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dc.contributor.authorCheng, Chloe Mai Tam 12:45:17 (GMT) 12:45:17 (GMT)
dc.description.abstractThe initial mass function (IMF) is a cornerstone in star formation and galaxy evolution studies. It has traditionally been assumed to be universal, but this has been challenged by increasingly detailed observations of diverse, extragalactic stellar populations. However, this observed variability in the IMF is debated as a sufficient theoretical framework to explain it has not yet been substantiated. A major limitation is that these observations have only probed narrow regions of mass-metallicity-density parameter space (i.e. metal-rich, early-type galaxies). We present an unprecedented sample of integrated light spectroscopy of diverse objects, including "compact" stellar systems (CSSs, i.e. globular clusters and ultra-compact dwarf galaxies) and brightest cluster galaxies. Our sample covers a wide range of metallicities (-1.7 < [Fe/H] < 0.01) and velocity dispersions (7.4 km/s < σ < 275 km/s). We carefully reduce high S/N Keck LRIS spectra and measure the IMF by employing a new suite of full-spectrum stellar population synthesis models. These simultaneously fit for ages, metallicities, and detailed chemical abundances, allowing us to robustly measure the effects of the IMF. We show that CSSs do not follow trends with physical parameters that have been found for early-type galaxies (ETGs). In particular, previously established metallicity-dependent trends with the IMF may change in complex ways. We examine potential factors that could be causing the population of CSSs to contrast with the ETGs in this parameter space.en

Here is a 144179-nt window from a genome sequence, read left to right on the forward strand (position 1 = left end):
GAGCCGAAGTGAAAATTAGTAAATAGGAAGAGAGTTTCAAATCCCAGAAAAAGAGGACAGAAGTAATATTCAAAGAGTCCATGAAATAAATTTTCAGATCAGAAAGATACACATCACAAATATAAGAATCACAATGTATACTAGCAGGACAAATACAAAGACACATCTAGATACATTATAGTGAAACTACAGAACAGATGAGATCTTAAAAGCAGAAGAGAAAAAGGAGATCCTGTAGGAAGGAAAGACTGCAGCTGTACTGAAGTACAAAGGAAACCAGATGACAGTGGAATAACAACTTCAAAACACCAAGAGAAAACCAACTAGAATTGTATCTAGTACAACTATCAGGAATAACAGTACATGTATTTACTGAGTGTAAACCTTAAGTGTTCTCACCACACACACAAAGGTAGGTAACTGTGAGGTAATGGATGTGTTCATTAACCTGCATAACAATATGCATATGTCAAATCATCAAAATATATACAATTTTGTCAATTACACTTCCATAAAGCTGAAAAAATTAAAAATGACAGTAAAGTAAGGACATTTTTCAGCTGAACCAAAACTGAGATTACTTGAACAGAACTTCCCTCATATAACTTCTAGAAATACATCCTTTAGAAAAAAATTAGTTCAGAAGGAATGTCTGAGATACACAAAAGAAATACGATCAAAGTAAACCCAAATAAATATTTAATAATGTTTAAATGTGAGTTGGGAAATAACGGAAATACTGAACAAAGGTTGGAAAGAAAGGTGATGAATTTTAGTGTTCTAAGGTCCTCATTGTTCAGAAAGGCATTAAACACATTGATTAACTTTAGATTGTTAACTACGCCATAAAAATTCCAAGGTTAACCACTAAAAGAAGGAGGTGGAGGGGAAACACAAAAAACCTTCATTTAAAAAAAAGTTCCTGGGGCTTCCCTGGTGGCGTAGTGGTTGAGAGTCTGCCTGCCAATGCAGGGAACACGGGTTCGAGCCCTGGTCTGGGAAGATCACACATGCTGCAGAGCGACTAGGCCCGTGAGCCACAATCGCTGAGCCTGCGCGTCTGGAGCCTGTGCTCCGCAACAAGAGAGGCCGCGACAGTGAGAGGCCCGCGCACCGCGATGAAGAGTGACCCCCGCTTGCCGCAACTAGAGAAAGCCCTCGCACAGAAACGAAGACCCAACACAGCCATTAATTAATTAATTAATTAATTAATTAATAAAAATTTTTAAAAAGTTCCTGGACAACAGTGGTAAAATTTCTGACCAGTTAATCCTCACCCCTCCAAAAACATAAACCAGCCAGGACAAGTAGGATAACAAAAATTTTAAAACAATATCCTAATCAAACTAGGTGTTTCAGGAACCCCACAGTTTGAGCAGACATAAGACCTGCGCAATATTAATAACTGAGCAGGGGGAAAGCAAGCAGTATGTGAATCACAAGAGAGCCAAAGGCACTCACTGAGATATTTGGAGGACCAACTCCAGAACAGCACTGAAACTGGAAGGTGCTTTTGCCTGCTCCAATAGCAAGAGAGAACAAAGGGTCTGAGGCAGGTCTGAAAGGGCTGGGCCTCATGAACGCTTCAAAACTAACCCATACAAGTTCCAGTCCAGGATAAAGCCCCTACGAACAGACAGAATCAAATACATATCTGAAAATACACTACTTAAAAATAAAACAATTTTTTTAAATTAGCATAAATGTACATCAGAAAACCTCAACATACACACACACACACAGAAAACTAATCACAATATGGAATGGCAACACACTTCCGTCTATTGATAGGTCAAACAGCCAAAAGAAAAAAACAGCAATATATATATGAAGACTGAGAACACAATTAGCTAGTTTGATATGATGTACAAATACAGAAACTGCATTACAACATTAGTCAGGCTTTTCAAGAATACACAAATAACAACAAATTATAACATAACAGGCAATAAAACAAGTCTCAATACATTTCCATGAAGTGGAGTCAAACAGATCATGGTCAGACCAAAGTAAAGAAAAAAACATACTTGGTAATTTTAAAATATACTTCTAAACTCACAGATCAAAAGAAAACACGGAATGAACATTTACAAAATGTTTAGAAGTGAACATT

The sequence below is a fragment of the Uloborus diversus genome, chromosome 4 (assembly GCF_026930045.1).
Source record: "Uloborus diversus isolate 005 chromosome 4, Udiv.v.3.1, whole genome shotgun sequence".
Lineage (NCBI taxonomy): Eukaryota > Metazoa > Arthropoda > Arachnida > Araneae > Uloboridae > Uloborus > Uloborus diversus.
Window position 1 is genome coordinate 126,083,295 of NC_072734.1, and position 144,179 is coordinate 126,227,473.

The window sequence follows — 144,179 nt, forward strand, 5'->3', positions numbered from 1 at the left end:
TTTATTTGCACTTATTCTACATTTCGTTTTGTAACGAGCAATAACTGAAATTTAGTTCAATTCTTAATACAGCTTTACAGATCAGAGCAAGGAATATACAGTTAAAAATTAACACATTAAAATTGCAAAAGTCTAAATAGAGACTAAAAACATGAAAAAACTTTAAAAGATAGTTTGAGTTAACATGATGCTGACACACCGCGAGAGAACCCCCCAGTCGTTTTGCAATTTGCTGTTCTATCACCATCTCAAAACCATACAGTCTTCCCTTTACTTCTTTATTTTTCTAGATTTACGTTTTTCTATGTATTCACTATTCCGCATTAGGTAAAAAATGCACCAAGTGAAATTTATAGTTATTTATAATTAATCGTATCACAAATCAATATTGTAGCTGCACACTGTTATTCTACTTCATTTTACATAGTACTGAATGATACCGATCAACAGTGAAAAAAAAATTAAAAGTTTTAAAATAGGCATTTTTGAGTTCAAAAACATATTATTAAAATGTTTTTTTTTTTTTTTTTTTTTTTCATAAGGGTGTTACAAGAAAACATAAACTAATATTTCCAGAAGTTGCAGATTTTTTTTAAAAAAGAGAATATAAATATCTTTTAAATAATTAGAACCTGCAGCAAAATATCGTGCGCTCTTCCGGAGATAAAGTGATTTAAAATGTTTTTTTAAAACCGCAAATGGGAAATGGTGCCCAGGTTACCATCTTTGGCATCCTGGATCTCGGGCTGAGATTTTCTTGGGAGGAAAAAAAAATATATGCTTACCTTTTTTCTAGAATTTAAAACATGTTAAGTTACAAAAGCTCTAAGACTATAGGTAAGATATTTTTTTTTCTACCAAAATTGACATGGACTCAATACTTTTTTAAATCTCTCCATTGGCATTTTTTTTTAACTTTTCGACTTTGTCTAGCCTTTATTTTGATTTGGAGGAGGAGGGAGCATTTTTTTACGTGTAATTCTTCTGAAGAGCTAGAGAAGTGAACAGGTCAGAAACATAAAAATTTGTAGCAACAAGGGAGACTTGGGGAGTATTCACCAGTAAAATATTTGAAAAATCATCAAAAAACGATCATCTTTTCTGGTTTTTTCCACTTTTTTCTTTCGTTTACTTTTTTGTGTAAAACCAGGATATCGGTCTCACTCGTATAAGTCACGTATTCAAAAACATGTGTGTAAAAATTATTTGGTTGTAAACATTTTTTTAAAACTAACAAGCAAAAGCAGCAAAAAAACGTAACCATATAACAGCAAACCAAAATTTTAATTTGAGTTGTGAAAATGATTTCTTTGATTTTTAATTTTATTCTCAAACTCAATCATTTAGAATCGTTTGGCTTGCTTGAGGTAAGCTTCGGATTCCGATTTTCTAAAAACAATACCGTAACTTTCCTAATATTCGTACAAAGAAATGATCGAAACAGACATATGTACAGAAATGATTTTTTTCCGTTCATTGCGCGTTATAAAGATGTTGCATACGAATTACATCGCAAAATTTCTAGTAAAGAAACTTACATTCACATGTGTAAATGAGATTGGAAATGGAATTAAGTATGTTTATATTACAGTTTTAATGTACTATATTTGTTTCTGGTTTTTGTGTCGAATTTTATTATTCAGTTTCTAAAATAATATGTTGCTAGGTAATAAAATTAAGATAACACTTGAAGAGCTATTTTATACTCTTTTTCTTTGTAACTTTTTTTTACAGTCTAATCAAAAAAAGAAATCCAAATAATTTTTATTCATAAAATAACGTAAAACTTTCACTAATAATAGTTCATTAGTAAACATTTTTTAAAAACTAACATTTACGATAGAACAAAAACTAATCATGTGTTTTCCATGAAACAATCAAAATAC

dc.publisherUniversity of Waterlooen
dc.subjectchemical abundancesen
dc.subjectgalaxy evolutionen
dc.subjectstar formationen
dc.subjectglobular clustersen
dc.subjectdwarf galaxiesen
dc.subjectelliptical galaxiesen
dc.titleTesting the Extremes of Initial Mass Function Variability using Compact Stellar Systemsen
dc.typeMaster Thesisen
dc.pendingfalse and Astronomyen of Waterlooen
uws-etd.degreeMaster of Scienceen
uws.contributor.advisorBalogh, Michael
uws.contributor.affiliation1Faculty of Scienceen

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